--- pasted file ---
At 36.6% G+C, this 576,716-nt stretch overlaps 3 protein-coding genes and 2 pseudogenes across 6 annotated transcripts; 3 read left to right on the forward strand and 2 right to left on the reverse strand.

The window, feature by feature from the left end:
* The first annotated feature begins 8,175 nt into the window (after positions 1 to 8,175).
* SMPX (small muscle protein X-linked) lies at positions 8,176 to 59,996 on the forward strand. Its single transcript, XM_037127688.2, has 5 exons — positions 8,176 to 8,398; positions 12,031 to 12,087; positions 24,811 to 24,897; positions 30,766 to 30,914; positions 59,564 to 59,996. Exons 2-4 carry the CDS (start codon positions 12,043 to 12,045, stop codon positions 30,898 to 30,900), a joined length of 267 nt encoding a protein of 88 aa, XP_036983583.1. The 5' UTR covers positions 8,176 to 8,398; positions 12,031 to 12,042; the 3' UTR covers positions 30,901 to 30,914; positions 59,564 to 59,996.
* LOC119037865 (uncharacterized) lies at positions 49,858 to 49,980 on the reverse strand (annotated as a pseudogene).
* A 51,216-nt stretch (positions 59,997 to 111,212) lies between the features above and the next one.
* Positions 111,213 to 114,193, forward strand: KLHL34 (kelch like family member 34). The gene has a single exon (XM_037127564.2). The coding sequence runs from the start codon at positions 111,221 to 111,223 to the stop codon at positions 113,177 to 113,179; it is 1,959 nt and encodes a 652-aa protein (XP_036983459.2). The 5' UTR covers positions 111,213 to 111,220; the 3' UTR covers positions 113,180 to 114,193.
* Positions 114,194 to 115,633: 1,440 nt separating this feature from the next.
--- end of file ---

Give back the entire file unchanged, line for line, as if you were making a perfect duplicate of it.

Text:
At 36.6% G+C, this 576,716-nt stretch overlaps 3 protein-coding genes and 2 pseudogenes across 6 annotated transcripts; 3 read left to right on the forward strand and 2 right to left on the reverse strand.

The window, feature by feature from the left end:
* The first annotated feature begins 8,175 nt into the window (after positions 1 to 8,175).
* SMPX (small muscle protein X-linked) lies at positions 8,176 to 59,996 on the forward strand. Its single transcript, XM_037127688.2, has 5 exons — positions 8,176 to 8,398; positions 12,031 to 12,087; positions 24,811 to 24,897; positions 30,766 to 30,914; positions 59,564 to 59,996. Exons 2-4 carry the CDS (start codon positions 12,043 to 12,045, stop codon positions 30,898 to 30,900), a joined length of 267 nt encoding a protein of 88 aa, XP_036983583.1. The 5' UTR covers positions 8,176 to 8,398; positions 12,031 to 12,042; the 3' UTR covers positions 30,901 to 30,914; positions 59,564 to 59,996.
* LOC119037865 (uncharacterized) lies at positions 49,858 to 49,980 on the reverse strand (annotated as a pseudogene).
* A 51,216-nt stretch (positions 59,997 to 111,212) lies between the features above and the next one.
* Positions 111,213 to 114,193, forward strand: KLHL34 (kelch like family member 34). The gene has a single exon (XM_037127564.2). The coding sequence runs from the start codon at positions 111,221 to 111,223 to the stop codon at positions 113,177 to 113,179; it is 1,959 nt and encodes a 652-aa protein (XP_036983459.2). The 5' UTR covers positions 111,213 to 111,220; the 3' UTR covers positions 113,180 to 114,193.
* Positions 114,194 to 115,633: 1,440 nt separating this feature from the next.